DM: There are still awards. There are lots of different circus type elements, but we are still giving out awards. We have awards like “Fan Army,” which has become the most popular category. This is an award to celebrate the phenomena of young fans who follow Justin Bieber or Taylor Swift, for example, online and typically give themselves “Fan Army” names and celebrate their favorite artists this way. We wanted to reward this idea. We have awards that showcase how music is consumed and celebrated today – “Must-Follow Artist on Twitter” and “Best Instagram.”

We also have presenters; we have acceptance speeches; we have performances. In many ways, we have the same ingredients as a typical awards show, just hopefully combined in a very different way. But there’s really no award show in the world, that we know of, that’s 24 hours long. It’s part happening, part award shows, part exploration of the future of content.

How did you guys select the bands?

DM: We typically go after more emerging type of artists for this type of show. If you look at the history of the show so far, we’re lucky and proud to have really great artists that were on their way up. Mumford & Sons were in the first-ever show. Alabama Shakes, Mac Miller, were in the show – a lot of emerging artists before they were mainstream were included. We try to pick music across a bunch of spectra – country artists in Nashville. General theme is a little bit of the unexpected, bands you may not have heard of, but you will.

We have a whole new feature this year which is “Make A Band Famous.” We have five or six bands, and we worked with the Artist Platform to allow any band to apply for this through the Artist Platform. The winner will be able to take part in the VMA – maybe perform at the pre-show.

The feature fits in with a lot of the energy we’ve put into the Artist Platform, tapping into that MTV/VH1/CMT heritage of bringing artists and fans closer together in this new world of connected platforms. If you look at most of the artists that became famous over the past 20 or 30 years, we had a big role to play. It’s changing, and we want to be part of that change. We still think across all our screens – television, web, mobile, social screens. We have this huge powerful fame funnel that we can apply to music. We want to play in that space. “Make A Band Famous” is a microcosm of the energy we’ve been putting into that initiative and a fun way to highlight that we think there’s really good music out there, and we’re in a good position to bring that music to our audiences.

The OMA celebrate “music, tech and fans” – how does this fit thematically with what you do all year at Viacom?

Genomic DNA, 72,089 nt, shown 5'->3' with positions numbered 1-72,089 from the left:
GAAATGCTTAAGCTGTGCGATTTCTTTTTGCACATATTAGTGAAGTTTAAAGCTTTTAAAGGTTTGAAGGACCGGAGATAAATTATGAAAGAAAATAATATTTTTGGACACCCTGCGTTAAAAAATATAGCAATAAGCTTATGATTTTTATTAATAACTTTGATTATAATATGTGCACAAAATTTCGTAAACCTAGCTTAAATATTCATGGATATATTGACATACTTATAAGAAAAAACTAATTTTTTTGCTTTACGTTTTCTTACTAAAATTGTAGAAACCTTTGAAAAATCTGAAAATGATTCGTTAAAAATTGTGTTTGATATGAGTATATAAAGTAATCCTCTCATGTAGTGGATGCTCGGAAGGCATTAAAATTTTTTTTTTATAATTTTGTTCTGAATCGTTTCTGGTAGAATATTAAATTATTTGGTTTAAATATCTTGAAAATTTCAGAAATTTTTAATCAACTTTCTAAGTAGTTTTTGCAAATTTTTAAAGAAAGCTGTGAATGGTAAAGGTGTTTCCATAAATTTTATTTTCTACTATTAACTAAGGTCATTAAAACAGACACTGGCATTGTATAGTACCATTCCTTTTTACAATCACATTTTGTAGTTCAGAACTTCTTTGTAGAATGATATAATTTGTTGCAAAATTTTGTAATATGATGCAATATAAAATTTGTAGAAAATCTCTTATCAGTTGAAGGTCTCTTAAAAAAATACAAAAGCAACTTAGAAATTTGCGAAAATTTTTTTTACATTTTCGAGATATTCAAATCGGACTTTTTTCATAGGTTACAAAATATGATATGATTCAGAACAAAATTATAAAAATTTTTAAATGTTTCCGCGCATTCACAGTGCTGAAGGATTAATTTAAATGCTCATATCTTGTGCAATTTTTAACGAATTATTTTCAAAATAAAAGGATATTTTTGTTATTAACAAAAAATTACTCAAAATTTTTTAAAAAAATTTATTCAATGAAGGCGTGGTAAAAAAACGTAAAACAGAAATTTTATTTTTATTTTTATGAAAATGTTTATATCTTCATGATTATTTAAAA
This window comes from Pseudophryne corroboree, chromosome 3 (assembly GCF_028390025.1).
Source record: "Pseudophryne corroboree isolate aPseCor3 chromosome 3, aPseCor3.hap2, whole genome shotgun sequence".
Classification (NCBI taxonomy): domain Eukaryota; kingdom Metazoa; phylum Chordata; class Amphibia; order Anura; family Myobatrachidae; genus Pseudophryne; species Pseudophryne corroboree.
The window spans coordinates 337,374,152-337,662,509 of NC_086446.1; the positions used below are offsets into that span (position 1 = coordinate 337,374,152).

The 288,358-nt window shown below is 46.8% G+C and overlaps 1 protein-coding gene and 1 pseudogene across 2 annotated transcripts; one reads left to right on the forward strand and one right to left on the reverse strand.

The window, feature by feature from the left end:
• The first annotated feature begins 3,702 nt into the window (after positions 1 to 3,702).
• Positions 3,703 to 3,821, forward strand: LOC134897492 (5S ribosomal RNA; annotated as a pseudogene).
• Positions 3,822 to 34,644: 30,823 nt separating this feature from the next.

It’s really at the center of what we do. We’ve renamed the digital group the “connected content” group because we feel that nobody in our audience today uses the word “digital” – they just see screens and want to access the content they love. A big part of what we do is support our great television channels and shows, and drive viewership and engagement. Another thing we do is find ways to expand our audiences in new platforms via categories that are important to our core demos and our brands. Clearly music remains one of those. And music has evolved and changed in wonderful ways – but we still think we have a role to play in how people find great music, talk about music and interact with musicians. That’s what a lot of our initiatives are about — and that really does culminates for people like me and [MTV President] Van Toffler on a day like today. If the O Music Awards is anything, it’s a celebration of music and it’s a celebration of the new, fun ways that music is being interacted with, consumed, and shared. In a way, it’s the cherry on top of the efforts we across all the brands on television and across all our platforms do every day. This is one little celebration of that.

What part of this year’s OMA are you most excited about?

Days like today are the reason I do what I do. It makes me proud to be part of these brands and this company. This is what separates us from other jobs. I’m happy today. We have a great team working on it, so I’m really proud of the team and all the hard work they’ve done. What I’m excited about: the whole drumming thing. I don’t know if Andrew can drum for 24 hours. I’ve never witnessed a human drum for 24 hours – don’t know how that’s gonna play out. I’ve very rarely witnessed anyone do anything for 24 hours. That’s going to be one of the storylines that I don’t know how it’s going to play out. I’m excited to see the Jonas Brothers. I’m looking forward to seeing the Mowglis and Parmalee from CMT, and to seeing how Andrew performs in the drum-a-thon.  Like all our O Music Awards, it’s one of those shows that you never know what’s gonna happen. So that scares and excites me all at the same time.